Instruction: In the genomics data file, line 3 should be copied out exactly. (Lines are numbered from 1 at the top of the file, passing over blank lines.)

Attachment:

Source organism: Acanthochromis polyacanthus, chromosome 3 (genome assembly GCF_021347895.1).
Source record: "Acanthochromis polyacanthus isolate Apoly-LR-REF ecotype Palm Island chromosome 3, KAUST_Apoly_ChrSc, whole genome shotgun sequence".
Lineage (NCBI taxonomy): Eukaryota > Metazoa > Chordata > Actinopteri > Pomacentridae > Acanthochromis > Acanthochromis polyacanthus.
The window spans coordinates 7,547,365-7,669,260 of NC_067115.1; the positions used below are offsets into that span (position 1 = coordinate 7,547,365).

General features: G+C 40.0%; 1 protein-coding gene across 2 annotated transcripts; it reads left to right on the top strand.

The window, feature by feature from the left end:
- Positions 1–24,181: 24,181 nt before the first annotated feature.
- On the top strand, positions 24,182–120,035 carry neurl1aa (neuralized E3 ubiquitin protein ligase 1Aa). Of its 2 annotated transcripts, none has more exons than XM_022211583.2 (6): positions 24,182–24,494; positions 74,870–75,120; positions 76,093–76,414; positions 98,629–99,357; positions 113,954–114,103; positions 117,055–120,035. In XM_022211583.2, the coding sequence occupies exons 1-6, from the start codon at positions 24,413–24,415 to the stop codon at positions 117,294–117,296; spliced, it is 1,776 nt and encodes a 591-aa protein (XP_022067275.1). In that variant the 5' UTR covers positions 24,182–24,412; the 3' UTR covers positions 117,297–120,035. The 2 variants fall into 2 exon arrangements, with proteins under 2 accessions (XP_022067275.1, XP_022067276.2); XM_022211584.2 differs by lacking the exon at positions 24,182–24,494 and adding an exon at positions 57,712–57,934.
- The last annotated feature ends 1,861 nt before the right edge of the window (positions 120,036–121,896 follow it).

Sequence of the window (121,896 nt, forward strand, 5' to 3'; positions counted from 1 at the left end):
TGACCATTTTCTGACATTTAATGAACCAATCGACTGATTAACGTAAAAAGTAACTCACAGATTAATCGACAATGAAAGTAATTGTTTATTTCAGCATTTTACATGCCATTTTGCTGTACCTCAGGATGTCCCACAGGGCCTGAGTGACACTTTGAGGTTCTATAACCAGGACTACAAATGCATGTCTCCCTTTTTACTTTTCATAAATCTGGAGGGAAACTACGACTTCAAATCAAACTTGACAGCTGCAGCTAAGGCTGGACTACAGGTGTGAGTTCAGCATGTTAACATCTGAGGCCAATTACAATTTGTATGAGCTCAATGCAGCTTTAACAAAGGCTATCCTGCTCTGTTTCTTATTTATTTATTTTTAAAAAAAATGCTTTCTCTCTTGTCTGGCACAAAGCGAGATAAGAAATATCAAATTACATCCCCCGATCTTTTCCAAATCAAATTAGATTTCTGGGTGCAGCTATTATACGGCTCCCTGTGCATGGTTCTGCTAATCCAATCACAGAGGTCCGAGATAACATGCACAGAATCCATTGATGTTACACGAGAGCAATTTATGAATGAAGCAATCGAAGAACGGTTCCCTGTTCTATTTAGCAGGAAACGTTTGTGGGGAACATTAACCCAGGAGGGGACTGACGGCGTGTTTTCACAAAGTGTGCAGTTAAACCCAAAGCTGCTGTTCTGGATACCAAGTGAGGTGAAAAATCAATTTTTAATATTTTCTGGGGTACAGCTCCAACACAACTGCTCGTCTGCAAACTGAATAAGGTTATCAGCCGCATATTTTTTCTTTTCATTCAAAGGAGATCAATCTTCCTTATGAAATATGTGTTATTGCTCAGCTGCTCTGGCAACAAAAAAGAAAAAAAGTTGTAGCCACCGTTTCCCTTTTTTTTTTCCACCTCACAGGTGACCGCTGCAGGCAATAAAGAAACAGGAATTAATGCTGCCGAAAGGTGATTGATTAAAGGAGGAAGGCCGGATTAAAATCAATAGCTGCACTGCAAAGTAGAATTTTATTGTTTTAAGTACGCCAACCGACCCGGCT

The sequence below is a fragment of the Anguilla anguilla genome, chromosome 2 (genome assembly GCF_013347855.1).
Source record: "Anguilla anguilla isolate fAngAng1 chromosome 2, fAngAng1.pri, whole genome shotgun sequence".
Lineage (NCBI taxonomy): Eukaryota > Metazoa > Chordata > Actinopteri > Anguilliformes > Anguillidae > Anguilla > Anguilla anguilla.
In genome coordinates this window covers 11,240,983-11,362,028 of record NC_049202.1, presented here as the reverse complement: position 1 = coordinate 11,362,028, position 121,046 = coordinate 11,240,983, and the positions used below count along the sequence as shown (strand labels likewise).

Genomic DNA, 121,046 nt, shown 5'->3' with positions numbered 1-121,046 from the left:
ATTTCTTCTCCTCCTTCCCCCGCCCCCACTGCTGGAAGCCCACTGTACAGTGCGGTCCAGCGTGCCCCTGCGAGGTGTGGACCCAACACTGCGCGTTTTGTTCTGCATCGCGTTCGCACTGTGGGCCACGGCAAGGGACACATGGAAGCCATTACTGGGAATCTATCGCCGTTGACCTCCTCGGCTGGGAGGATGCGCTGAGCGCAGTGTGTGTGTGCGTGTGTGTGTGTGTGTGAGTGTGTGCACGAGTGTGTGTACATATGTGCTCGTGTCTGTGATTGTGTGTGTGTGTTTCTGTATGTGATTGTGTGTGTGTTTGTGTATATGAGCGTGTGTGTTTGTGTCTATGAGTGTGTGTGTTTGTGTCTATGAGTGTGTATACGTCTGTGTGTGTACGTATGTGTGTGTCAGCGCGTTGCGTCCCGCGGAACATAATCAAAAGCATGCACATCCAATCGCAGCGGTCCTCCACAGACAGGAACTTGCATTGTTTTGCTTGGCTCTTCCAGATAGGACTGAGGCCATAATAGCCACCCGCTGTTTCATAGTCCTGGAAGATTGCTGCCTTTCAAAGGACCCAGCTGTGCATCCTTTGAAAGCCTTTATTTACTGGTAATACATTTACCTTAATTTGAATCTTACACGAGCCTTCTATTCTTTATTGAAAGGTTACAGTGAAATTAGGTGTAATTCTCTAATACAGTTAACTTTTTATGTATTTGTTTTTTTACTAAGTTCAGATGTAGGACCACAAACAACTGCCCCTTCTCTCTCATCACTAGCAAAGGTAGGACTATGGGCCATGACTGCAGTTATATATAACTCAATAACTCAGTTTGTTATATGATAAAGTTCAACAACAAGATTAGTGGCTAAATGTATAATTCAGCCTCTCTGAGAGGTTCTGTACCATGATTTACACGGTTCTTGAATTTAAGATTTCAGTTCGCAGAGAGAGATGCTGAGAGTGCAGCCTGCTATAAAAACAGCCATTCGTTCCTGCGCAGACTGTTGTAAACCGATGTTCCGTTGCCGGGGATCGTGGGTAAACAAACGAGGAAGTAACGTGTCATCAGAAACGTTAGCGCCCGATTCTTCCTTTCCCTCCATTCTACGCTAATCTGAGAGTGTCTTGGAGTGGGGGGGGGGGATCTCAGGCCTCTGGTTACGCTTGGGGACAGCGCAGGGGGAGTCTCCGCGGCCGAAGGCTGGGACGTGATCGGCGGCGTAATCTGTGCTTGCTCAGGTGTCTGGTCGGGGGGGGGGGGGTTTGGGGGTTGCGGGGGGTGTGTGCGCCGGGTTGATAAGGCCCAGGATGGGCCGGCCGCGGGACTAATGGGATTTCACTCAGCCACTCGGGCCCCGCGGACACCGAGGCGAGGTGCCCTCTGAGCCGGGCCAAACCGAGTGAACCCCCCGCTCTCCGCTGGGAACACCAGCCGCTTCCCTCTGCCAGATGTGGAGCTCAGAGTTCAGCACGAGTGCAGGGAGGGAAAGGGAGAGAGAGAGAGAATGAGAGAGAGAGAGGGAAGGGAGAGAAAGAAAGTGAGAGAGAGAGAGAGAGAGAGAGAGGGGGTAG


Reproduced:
Lineage (NCBI taxonomy): Eukaryota > Metazoa > Chordata > Actinopteri > Pomacentridae > Acanthochromis > Acanthochromis polyacanthus.